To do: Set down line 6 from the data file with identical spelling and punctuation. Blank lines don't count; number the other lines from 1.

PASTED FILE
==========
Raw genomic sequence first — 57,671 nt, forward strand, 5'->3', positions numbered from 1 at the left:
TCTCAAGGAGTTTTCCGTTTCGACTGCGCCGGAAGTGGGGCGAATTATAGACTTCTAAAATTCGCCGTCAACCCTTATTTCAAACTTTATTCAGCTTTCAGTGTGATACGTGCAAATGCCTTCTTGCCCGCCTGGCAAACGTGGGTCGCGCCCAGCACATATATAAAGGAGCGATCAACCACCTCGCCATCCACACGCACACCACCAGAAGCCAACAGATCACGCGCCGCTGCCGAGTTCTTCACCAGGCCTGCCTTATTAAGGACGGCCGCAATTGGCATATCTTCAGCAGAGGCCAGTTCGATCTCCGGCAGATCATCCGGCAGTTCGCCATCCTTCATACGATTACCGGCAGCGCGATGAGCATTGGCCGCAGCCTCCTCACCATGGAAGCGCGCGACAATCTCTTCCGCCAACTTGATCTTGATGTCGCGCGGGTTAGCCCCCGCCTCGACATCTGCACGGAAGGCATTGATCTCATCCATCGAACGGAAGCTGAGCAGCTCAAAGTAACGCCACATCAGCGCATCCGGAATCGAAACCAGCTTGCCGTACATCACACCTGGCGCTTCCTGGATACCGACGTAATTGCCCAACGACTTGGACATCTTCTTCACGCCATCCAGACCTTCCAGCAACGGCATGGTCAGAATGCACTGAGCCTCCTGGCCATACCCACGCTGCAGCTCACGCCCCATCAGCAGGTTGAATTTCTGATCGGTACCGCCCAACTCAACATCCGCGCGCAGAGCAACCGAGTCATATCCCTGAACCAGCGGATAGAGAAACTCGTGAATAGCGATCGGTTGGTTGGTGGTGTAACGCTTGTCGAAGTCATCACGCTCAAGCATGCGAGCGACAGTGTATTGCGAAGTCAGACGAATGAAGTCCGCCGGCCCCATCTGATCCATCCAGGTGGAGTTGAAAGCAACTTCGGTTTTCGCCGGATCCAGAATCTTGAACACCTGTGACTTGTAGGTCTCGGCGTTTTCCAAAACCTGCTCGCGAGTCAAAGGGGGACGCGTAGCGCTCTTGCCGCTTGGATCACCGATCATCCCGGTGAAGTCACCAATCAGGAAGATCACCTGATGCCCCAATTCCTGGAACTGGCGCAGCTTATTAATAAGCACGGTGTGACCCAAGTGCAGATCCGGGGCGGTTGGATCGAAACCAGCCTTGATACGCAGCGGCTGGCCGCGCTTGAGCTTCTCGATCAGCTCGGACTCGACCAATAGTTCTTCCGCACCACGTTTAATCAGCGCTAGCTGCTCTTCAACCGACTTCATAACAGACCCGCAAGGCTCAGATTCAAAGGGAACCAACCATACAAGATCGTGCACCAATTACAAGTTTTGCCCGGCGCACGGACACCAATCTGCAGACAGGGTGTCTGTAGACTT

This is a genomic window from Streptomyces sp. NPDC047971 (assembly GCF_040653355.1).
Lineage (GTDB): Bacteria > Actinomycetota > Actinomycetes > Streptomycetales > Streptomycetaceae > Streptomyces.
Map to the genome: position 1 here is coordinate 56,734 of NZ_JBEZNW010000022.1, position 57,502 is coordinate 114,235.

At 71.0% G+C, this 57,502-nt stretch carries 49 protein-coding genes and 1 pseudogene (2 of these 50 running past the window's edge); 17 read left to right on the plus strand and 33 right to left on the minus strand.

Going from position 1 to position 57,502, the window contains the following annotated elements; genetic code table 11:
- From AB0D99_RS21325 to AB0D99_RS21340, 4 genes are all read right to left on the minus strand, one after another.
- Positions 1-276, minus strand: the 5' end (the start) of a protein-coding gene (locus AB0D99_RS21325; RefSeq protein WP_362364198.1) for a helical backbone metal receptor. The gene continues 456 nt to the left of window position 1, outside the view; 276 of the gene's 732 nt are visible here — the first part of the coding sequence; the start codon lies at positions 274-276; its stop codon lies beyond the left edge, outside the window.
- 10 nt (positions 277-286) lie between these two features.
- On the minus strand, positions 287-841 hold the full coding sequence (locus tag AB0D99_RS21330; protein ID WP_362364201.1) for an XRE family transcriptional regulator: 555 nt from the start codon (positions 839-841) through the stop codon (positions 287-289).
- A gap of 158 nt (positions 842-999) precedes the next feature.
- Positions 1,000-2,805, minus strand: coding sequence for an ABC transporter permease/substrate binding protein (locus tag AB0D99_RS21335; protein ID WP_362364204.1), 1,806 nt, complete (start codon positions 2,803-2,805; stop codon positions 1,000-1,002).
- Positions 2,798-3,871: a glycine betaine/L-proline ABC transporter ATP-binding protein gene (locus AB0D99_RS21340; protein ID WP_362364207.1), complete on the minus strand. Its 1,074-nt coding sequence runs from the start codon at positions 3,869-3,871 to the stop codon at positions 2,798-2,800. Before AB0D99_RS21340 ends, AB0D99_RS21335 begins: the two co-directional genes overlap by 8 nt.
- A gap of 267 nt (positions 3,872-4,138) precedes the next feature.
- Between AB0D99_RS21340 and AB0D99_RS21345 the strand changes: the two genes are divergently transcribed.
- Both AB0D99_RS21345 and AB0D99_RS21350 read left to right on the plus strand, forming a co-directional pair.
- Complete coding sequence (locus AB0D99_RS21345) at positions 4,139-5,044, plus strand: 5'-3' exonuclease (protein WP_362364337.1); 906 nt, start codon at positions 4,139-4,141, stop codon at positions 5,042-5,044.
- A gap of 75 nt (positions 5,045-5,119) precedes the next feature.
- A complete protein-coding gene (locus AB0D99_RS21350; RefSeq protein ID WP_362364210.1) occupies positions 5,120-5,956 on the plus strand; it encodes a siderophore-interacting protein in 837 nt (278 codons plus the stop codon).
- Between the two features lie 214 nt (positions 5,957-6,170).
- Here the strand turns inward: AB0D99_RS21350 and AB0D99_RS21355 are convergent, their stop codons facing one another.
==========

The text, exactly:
At 71.0% G+C, this 57,502-nt stretch carries 49 protein-coding genes and 1 pseudogene (2 of these 50 running past the window's edge); 17 read left to right on the plus strand and 33 right to left on the minus strand.